[This post was originally published at webeasties.wordpress.com]
Most papers I read these days are long. Nature and Science papers tend to have 3-4 figures (Cell and Immunity papers can be twice that), tons of supplementary data and are at least a couple pages of dense, science-speak prose. I think I once read a paper (from like 20 years ago) that had a gene sequence as figure 1, a hand-drawn model for figure 2 and one figure of functional data, and I thought that was sparse.
So imagine my surprise when I stumbled on this new paper. One figure. Less than 500 words. And it’s about bacteria that seem to get up on their legs (wait, bacteria have legs?!?!). Published in Science – one of the most prestigious science journals in the world. Anyone that is willing to submit a 1 figure paper (not to mention get it accepted) in Science with a sentence like
Bacteria stood upright and “walked” [...]
in the abstract is either extremely clever, or extremely ballsy (or a healthy combination of both).
Here’s what they did: they took pictures of huge numbers of Pseudomonas aeruginosa at the surface of biofilms and then used computer software to analyze how individual bacteria were behaving. They noticed that a large number of bacteria near the surface appeared to lift up into a vertical orientation, then walk along the surface of the biofilm on little appendages called type-IV pilli (TFP). I’ve mentioned biofilms before, but the easiest way to think of them is as a bacterial community. Mostly we think of bacteria as single-celled individuals, but biofilm-forming bugs can achieve a measure of cooperation, and the formation of biofilms is a requirement for a lot of bacterial pathogens (like Pseudomonas) to actually cause disease.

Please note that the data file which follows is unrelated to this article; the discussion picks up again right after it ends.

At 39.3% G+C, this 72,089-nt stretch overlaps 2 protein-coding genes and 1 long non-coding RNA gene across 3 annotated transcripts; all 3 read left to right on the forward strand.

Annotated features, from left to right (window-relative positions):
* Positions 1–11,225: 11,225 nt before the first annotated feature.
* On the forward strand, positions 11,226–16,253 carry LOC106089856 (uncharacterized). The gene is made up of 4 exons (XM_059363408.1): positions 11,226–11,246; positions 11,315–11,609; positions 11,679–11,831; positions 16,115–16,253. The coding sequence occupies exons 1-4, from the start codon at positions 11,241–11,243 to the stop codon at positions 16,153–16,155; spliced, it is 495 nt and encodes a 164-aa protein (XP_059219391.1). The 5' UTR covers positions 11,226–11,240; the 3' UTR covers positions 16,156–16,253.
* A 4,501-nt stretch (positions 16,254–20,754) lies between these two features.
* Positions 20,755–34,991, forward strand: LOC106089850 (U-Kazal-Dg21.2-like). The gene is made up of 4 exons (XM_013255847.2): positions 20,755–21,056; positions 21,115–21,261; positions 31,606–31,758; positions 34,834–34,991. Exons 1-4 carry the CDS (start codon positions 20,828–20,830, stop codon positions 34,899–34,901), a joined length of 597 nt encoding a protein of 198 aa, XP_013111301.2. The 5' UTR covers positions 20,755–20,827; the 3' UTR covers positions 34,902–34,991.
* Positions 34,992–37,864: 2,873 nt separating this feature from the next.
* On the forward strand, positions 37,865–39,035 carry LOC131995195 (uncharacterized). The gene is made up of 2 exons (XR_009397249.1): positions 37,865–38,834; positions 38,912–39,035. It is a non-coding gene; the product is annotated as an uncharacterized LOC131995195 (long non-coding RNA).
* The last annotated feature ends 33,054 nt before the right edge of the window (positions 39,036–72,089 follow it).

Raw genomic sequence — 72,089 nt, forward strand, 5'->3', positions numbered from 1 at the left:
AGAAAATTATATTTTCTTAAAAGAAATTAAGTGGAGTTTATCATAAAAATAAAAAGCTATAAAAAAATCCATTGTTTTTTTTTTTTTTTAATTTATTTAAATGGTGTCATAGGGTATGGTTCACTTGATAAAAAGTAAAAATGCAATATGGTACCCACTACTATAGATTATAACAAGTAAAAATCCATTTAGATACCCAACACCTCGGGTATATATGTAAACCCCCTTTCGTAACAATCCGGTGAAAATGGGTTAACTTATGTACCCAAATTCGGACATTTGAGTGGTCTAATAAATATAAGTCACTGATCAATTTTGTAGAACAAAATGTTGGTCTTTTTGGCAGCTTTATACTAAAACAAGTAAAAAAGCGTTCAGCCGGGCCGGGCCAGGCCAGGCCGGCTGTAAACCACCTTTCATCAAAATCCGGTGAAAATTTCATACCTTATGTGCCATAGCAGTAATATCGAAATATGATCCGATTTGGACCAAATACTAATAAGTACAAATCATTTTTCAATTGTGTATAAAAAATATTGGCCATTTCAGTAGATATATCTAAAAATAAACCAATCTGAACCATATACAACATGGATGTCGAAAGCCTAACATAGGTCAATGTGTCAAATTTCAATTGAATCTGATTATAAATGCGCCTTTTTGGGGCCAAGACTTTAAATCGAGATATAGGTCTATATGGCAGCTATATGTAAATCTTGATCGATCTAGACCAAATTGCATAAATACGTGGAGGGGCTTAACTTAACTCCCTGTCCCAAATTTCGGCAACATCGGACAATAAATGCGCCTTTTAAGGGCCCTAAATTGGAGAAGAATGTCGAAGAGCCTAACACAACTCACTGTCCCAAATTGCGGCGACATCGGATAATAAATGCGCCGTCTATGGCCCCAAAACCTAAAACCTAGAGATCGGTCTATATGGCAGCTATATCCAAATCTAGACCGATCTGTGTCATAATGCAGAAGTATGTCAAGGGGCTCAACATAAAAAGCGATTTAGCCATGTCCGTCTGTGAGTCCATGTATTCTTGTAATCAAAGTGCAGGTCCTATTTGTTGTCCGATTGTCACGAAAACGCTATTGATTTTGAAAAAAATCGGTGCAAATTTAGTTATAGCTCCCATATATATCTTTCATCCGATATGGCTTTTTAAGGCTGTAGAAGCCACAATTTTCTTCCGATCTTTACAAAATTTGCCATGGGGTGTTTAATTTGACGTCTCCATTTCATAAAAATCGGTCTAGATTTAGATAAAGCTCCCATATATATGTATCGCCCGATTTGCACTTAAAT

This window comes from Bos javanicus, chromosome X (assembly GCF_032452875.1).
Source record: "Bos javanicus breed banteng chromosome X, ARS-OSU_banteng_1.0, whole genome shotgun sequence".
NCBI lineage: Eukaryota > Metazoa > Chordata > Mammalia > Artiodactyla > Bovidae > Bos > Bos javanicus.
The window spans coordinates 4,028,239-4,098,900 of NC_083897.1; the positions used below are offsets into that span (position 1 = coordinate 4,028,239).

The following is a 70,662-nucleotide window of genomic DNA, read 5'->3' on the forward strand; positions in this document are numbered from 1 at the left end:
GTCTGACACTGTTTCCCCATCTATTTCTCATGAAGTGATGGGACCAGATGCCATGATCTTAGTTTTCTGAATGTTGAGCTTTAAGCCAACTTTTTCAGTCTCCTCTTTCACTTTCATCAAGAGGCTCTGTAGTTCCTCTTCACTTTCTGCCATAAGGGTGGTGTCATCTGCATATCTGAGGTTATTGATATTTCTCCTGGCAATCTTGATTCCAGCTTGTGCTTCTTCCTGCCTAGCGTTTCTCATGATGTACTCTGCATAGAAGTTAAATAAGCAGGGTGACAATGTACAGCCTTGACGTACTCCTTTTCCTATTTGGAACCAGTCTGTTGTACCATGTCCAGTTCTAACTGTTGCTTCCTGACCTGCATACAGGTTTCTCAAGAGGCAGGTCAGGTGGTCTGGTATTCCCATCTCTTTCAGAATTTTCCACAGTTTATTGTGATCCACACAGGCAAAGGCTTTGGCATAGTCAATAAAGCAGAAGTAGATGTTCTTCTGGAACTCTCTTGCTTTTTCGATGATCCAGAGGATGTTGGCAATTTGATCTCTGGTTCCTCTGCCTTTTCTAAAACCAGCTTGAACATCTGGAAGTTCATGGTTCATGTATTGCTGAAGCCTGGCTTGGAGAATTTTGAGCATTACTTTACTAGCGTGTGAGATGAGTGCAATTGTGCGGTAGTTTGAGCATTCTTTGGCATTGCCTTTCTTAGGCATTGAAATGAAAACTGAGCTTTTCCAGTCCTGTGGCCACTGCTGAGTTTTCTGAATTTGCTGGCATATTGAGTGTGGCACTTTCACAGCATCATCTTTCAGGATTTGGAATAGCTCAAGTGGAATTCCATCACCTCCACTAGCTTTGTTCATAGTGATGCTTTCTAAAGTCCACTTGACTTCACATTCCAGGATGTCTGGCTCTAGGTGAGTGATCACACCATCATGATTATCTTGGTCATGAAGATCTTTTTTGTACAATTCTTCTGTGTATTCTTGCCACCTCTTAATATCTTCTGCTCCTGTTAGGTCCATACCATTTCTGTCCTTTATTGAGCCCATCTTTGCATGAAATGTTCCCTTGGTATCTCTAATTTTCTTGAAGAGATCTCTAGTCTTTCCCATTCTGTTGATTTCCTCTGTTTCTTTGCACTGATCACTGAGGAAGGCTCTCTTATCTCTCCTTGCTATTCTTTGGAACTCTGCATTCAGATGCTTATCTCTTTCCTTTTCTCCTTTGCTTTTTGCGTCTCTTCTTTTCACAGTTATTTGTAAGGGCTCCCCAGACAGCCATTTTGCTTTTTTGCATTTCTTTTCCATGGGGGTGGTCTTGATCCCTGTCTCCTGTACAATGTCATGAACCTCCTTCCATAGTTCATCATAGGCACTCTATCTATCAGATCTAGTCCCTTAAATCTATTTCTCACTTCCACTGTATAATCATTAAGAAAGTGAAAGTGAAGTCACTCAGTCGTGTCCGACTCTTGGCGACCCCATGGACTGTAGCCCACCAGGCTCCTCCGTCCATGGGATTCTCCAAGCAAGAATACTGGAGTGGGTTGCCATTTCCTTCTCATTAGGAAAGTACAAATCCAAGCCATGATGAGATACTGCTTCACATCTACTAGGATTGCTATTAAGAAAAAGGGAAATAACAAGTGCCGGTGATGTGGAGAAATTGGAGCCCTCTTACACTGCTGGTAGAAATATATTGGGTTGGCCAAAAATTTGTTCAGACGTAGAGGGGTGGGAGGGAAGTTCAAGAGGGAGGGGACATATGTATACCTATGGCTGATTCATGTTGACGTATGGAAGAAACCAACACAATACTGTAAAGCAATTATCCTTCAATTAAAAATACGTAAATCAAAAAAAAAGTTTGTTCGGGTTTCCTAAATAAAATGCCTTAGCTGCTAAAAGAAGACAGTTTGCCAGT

The TFP’s were always known to be used for locomotion, like the propellers of a boat. Indeed, when these bugs were in a horizontal orientation, they could crawl in straight lines for long distances. But in the standing orientation, the pilli seemed to act like legs for the bacteria to scuttle along at a faster rate, though they seemed less directional:
Each mechanism confers advantages for surface exploration[...] Crawling enabled directional motion; walking enabled rapid local exploration.
In part A of this figure, red represents the “walking” orientation, and is a pictorial representation of the motion of individual bacteria – each line represents a single cell’s motion over time. Comparing those lines to the blue ones, you can see that the crawling orientation tends to be much longer and much straighter.
Part B is just quantifying (putting into numbers) what is represented in A. They actually analyzed about 70,000 individual bugs, and if you look at the axis labeled “L,” it shows the distance that each individual traveled, and you can pretty clearly see that the red guys all cluster in the much shorter distances.
They also mention some observations about the cell division behaviors – the TFP seem to be important for daughter cells to move away from each other after they divide – but this seems like more of an appeal to increase the relevancy of the paper. As I said before, it was known for a while that TFP were required for movement, and none of the data presented demonstrates that this walking movement is necessary. In fact, they say
daughters left the division site by detaching, walking, or crawling
It’s just that TFP are required for all of these events.
Understanding he way that biofilms affect the life cycle of bacteria is crucial to understand the role of biofilms in disease, but the data presented here is really just observation. It doesn’t provide any mechanistic insight, though it will hopefully lead the way to more detailed understanding of how and why this is important. On the other hand, it clearly impressed the editors of Science enough to get included.
UPDATE: After I originally posted this, one of the authors dropped by and left a comment linking to one of the actual videos. It’s pretty awesome – and he promised a full-length paper is in the works and almost ready for submission.